Jordan v. Northrop Grumman Corp., 370 F.3d 869 (9th Cir. 2004)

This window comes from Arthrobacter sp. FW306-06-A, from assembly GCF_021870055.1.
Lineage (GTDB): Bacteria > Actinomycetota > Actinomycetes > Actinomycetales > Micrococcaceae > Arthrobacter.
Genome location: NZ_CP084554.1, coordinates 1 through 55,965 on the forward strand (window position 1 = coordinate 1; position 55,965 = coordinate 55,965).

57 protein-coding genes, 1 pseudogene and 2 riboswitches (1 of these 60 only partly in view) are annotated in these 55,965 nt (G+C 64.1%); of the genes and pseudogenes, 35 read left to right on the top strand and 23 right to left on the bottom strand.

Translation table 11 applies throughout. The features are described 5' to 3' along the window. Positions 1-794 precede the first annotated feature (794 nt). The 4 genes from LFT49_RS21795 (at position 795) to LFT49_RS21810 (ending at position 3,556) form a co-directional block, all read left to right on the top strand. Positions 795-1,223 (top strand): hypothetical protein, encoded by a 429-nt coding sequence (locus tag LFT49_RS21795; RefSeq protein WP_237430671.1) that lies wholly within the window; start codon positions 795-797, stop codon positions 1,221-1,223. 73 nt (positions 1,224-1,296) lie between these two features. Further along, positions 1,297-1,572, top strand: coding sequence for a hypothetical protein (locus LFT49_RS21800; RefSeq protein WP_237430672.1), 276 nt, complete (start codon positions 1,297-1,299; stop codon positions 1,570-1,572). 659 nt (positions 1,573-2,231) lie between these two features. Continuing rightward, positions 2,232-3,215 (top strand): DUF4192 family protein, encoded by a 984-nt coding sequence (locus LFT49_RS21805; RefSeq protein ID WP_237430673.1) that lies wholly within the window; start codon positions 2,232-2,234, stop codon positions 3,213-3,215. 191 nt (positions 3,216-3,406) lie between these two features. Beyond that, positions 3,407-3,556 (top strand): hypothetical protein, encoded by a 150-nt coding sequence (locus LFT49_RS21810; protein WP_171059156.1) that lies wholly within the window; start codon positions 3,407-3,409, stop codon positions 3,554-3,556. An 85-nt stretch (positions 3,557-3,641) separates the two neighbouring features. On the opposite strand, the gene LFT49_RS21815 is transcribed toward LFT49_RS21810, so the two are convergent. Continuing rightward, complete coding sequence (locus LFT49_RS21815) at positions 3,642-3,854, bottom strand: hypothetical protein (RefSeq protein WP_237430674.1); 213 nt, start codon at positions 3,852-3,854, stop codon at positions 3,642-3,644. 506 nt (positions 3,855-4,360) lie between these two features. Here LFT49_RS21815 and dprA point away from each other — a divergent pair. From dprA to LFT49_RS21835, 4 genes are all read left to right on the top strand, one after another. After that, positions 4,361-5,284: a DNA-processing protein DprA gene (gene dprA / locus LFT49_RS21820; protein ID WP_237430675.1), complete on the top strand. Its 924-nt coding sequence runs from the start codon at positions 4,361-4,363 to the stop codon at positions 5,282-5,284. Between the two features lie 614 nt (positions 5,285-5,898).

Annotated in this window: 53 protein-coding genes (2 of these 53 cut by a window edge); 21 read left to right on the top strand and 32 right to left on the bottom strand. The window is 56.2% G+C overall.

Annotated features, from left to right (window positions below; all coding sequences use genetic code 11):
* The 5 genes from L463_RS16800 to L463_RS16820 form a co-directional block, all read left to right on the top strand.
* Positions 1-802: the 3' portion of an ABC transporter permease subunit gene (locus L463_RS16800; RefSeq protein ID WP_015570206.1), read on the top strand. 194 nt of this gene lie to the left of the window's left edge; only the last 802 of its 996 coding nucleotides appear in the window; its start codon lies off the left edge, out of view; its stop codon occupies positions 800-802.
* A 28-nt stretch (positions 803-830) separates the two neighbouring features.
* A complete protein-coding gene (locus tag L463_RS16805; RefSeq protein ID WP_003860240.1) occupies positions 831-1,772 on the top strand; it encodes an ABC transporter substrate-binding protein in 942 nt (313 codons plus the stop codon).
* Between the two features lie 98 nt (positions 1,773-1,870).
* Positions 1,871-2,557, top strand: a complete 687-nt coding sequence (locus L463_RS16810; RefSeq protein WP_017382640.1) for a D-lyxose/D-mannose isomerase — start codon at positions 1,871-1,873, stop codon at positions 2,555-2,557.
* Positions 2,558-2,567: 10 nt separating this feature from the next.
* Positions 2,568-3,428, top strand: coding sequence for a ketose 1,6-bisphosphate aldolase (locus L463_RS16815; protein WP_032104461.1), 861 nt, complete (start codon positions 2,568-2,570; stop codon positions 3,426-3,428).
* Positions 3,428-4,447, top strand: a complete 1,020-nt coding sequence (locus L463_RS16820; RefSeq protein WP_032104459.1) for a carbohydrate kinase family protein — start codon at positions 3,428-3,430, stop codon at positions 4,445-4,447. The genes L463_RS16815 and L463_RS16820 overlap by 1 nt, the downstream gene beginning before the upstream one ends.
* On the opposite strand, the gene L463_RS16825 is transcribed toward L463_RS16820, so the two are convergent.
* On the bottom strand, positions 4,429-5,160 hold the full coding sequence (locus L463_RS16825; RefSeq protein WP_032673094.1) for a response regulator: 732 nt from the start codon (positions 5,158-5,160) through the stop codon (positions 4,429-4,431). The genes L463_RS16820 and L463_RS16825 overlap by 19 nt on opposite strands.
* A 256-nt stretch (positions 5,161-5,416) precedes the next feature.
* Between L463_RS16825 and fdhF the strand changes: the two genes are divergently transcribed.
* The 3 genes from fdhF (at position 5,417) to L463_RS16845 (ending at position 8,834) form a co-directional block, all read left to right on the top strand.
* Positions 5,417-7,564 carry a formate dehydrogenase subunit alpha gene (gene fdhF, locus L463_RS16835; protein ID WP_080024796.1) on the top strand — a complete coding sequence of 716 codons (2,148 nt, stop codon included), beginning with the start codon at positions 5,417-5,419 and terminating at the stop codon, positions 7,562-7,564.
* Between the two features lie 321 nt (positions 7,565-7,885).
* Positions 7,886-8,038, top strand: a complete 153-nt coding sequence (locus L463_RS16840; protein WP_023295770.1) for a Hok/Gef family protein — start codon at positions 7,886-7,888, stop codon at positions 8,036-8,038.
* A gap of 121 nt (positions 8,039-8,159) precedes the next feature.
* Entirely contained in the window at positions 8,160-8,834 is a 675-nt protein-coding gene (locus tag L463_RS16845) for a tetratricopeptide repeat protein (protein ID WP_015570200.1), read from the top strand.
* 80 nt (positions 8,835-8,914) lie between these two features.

Vicki Jordan worked as a senior administrative secretary for Northrop from 1984 to 1995 at which time she applied for long-term disability benefits following her diagnosis with fibromyalgia — a syndrome whose cause is unknown and symptoms are entirely subjective. Northrop’s plan administrator denied Jordan’s disability claim after determining that her “condition is not of such severity as to preclude [her] ability to work at [her] sedentary occupation” as a secretary. The Ninth Circuit affirmed the district court’s judgment, holding that Northrop’s ERISA plan administrator is entitled to deferential review and, in any event, did not arbitrarily deny benefits to Jordan. The Court held that the administrator did not have a “serious conflict of interest” sufficient to breach its fiduciary duty to Jordan even though it had demanded “objective” proof of a medical condition that cannot be objectively established. Of particular importance to the Court’s determination was the fact that Jordan’s physicians had failed to respond to repeated requests for explanations of why her fibromyalgia disabled her from working. Cf. Aetna Health Inc. v. Davila, 542 U.S. 200, 124 S. Ct. 2488 (2004) (statelaw claims against HMOs for failure to exercise ordinary care when making health-care treatment decisions were completely preempted by ERISA and removable to federal court).